Choir Recruitment: Organic or Factory-Farmed?

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The email I mentioned in a recent post that asked about how to manage the distribution of resources to potential members who have not yet committed to join a choir also included another good question in a p.s:

Another issue is whether to grow a chorus organically or via open days... should there be a set quota, are open days good or bad ideas where you get an influx of new people who may or may not stay in the long run - have you wasted a precious rehearsal?

(By the way, the metaphor of factory farming in my title simply came out from the phrasing about 'organic' growth in the question. I don't really think that open days are comparable to keeping chickens in cages.)

As with many 'how-to' questions for running choirs, I don't think that one approach is necessarily inherently better than another, but they do provide different problems and opportunities, so you may find one or other better suited to your particular way of working.

Organic growth has the advantage that new members will generally be integrated smoothly. Business as usual can carry on while new members find their feet. This makes things easier for the director in that they can keep focused on performance goals, and have a clearer handle on the overall skill level of the ensemble for development needs. It also allows the newcomer to get a clear idea of the kind of group they are joining, as they experience what constitutes normality, both in terms of performance standards, and working methods, from Day One. Organic growth is also a great performance indicator: if people just turn up wanting to sing, then you know something is going right in the choir.

The downsides of this approach can be the extra distractions involved as the new person doesn't yet know their way round the repertoire and rehearsal habits. They'll need extra time to process instructions, and will often need multiple small interventions from fellow choir members to help them. This can slow the rehearsal down and - worse - give space for other choir members to start distracting each other. Conversely, if they don't get enough help, the newcomer can feel quite lost and overwhelmed.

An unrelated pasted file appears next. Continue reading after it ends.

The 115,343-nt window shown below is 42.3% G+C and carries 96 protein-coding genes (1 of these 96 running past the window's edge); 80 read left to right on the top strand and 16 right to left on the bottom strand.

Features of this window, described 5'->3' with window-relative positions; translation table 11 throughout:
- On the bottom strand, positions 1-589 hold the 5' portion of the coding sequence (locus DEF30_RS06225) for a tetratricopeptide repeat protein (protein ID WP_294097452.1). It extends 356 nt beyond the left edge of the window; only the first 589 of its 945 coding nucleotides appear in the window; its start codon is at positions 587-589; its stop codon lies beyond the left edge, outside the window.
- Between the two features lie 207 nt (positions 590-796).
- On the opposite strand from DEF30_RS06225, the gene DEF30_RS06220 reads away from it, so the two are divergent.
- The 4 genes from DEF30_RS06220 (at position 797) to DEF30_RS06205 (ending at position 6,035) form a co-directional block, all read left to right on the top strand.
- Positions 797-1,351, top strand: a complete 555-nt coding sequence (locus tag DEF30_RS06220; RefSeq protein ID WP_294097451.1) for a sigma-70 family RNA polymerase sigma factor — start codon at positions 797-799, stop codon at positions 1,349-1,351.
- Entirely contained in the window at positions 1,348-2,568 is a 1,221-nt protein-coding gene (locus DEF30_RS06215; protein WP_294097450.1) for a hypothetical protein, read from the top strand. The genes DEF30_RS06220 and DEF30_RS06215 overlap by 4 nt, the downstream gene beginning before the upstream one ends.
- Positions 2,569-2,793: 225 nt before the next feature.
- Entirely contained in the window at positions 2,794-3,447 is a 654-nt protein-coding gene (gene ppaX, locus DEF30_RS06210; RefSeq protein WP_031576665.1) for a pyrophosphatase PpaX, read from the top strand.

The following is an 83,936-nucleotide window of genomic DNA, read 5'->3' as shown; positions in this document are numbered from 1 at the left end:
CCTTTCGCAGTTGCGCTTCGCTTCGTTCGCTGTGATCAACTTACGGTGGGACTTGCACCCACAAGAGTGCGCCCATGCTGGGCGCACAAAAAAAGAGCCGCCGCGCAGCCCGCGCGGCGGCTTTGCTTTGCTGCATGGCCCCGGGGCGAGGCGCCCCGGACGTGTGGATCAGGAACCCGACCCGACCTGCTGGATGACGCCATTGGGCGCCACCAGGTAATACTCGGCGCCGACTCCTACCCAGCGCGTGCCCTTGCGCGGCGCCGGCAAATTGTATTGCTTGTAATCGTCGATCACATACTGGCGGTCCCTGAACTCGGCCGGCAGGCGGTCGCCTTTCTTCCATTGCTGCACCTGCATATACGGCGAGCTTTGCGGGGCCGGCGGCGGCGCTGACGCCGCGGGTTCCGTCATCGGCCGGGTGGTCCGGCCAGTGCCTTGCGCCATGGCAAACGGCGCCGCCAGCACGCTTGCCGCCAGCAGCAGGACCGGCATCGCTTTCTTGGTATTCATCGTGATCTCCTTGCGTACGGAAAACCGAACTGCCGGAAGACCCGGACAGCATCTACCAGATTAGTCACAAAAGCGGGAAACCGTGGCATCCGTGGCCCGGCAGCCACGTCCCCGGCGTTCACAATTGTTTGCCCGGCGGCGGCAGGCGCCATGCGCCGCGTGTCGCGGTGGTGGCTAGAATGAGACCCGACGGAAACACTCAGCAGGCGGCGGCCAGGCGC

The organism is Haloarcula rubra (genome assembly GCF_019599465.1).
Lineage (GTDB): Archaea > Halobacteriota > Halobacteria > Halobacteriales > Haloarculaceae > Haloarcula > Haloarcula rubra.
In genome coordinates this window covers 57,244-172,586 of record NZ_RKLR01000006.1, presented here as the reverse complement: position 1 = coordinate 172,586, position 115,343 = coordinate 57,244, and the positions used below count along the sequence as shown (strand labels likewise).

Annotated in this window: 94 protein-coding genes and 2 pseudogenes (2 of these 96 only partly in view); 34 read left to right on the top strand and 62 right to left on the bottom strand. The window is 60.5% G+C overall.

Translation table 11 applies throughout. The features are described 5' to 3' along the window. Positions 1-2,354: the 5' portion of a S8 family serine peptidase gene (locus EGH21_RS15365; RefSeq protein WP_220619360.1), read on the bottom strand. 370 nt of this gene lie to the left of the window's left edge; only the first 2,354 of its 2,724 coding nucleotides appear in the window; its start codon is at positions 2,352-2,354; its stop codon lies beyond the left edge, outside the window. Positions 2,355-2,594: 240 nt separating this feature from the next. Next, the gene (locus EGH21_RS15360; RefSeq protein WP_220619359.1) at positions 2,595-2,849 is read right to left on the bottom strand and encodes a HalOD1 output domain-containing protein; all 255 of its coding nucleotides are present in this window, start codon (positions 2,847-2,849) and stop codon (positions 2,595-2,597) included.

Recruiting by open days has the advantage that you can plan for the disruption caused by the influx of newcomers. You can prepare a structured induction programme so that the new members are fully supported as they are inculcated into the group's specialist skills and social mores. Having the company of other newcomers also offers a specific form of social support while people find their feet. And you can control the first impressions of potential members more carefully too when you're focused on their needs. (Though planning a rehearsal as if it's going to be someone's first impression of the whole choir is not a bad way to keep you honest.)

The downsides are that the needs of the new can rather overwhelm the ongoing development of the whole. If 25% of your singers have no background of singing together, that influx can significantly disrupt the choral sound, making it harder for the new singers to grasp what's expected as well as potentially undermining the progress of the existing members. This style of recruitment needs to be scheduled carefully so there's time to integrate the new singers before any major performances.

The question also worried about whether it was a waste of rehearsal time to use it for recruitment events when there was no guarantee you'd get a significant number of new members. My correspondent feels a particular urgency over this since she belongs to a group that meets once per month. But even for those who rehearse every week, it's a valid question.

And I think the key here is to think of the open day type event as part of the choir's marketing in a wider sense, not just recruiting. The people who come along may not have space in their life to join full-time just now, but give them a good time and they will remember you. They'll tell a friend, or they'll join someone else's choir in a few years' time. They might buy a show ticket, or they may mention you to someone who then wants to book you. Friends are good to have, as well as new singers.

Hi Liz

I suppose I use a combination method. I only ever recruit at the beginning of a term (I'm lucky, I have a long waiting list so don't need to go looking). That first session is always a little different from the norm in that we're not rehearsing particular songs and I always introduce brand new material. In that sense it's a 'level playing field' for new recruits which I make very clear to them so they don't feel overwhelmed.

I also only take new singers on in small groups. I find it's too off-putting for individuals to come into a large, established group. When a bunch of new people arrive they have some moral support from each other and it also signals to the larger choir in a way that puts them on their best behaviour and also reminds them not to get too complacent!

From the Front of the Choir

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